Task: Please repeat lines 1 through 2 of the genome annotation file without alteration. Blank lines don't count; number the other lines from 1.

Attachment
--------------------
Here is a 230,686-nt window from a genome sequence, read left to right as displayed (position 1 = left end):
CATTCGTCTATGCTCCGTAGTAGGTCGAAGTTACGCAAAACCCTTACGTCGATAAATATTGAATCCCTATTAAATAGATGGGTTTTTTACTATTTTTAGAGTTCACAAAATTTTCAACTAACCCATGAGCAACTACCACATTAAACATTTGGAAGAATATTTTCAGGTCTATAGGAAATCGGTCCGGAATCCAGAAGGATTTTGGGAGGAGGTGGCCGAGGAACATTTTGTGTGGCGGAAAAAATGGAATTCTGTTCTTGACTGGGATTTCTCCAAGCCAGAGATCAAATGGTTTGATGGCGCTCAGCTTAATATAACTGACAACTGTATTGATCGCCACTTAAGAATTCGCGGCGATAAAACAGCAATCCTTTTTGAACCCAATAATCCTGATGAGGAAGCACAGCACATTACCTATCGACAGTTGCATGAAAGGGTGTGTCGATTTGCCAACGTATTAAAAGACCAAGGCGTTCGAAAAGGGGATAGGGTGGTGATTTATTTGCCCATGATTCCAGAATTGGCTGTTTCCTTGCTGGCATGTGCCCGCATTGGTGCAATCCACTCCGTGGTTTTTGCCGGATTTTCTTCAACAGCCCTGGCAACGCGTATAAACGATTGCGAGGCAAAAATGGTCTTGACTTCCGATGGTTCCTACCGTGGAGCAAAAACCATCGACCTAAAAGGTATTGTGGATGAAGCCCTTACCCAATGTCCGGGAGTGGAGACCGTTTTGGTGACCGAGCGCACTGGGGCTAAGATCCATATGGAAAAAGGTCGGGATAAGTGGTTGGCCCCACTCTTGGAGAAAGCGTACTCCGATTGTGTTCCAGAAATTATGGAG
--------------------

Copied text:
Here is a 230,686-nt window from a genome sequence, read left to right as displayed (position 1 = left end):
CATTCGTCTATGCTCCGTAGTAGGTCGAAGTTACGCAAAACCCTTACGTCGATAAATATTGAATCCCTATTAAATAGATGGGTTTTTTACTATTTTTAGAGTTCACAAAATTTTCAACTAACCCATGAGCAACTACCACATTAAACATTTGGAAGAATATTTTCAGGTCTATAGGAAATCGGTCCGGAATCCAGAAGGATTTTGGGAGGAGGTGGCCGAGGAACATTTTGTGTGGCGGAAAAAATGGAATTCTGTTCTTGACTGGGATTTCTCCAAGCCAGAGATCAAATGGTTTGATGGCGCTCAGCTTAATATAACTGACAACTGTATTGATCGCCACTTAAGAATTCGCGGCGATAAAACAGCAATCCTTTTTGAACCCAATAATCCTGATGAGGAAGCACAGCACATTACCTATCGACAGTTGCATGAAAGGGTGTGTCGATTTGCCAACGTATTAAAAGACCAAGGCGTTCGAAAAGGGGATAGGGTGGTGATTTATTTGCCCATGATTCCAGAATTGGCTGTTTCCTTGCTGGCATGTGCCCGCATTGGTGCAATCCACTCCGTGGTTTTTGCCGGATTTTCTTCAACAGCCCTGGCAACGCGTATAAACGATTGCGAGGCAAAAATGGTCTTGACTTCCGATGGTTCCTACCGTGGAGCAAAAACCATCGACCTAAAAGGTATTGTGGATGAAGCCCTTACCCAATGTCCGGGAGTGGAGACCGTTTTGGTGACCGAGCGCACTGGGGCTAAGATCCATATGGAAAAAGGTCGGGATAAGTGGTTGGCCCCACTCTTGGAGAAAGCGTACTCCGATTGTGTTCCAGAAATTATGGAG